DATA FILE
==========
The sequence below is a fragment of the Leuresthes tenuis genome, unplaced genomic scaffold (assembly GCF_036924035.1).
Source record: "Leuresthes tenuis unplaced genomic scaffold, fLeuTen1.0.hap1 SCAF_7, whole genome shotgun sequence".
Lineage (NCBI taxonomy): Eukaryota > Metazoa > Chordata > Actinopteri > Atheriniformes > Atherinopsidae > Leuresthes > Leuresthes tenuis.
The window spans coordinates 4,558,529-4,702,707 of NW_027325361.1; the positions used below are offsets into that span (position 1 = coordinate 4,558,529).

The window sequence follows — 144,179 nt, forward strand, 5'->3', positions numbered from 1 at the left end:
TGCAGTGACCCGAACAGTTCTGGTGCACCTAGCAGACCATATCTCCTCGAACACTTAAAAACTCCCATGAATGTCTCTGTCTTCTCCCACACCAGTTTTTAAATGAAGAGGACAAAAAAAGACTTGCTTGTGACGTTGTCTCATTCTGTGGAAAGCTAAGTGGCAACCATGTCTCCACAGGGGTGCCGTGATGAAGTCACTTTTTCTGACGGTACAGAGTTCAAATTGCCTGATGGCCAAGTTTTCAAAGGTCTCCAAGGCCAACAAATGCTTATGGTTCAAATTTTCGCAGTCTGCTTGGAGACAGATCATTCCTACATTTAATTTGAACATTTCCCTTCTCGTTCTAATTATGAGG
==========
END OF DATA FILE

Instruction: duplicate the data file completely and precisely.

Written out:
The sequence below is a fragment of the Leuresthes tenuis genome, unplaced genomic scaffold (assembly GCF_036924035.1).
Source record: "Leuresthes tenuis unplaced genomic scaffold, fLeuTen1.0.hap1 SCAF_7, whole genome shotgun sequence".
Lineage (NCBI taxonomy): Eukaryota > Metazoa > Chordata > Actinopteri > Atheriniformes > Atherinopsidae > Leuresthes > Leuresthes tenuis.
The window spans coordinates 4,558,529-4,702,707 of NW_027325361.1; the positions used below are offsets into that span (position 1 = coordinate 4,558,529).

The window sequence follows — 144,179 nt, forward strand, 5'->3', positions numbered from 1 at the left end:
TGCAGTGACCCGAACAGTTCTGGTGCACCTAGCAGACCATATCTCCTCGAACACTTAAAAACTCCCATGAATGTCTCTGTCTTCTCCCACACCAGTTTTTAAATGAAGAGGACAAAAAAAGACTTGCTTGTGACGTTGTCTCATTCTGTGGAAAGCTAAGTGGCAACCATGTCTCCACAGGGGTGCCGTGATGAAGTCACTTTTTCTGACGGTACAGAGTTCAAATTGCCTGATGGCCAAGTTTTCAAAGGTCTCCAAGGCCAACAAATGCTTATGGTTCAAATTTTCGCAGTCTGCTTGGAGACAGATCATTCCTACATTTAATTTGAACATTTCCCTTCTCGTTCTAATTATGAGG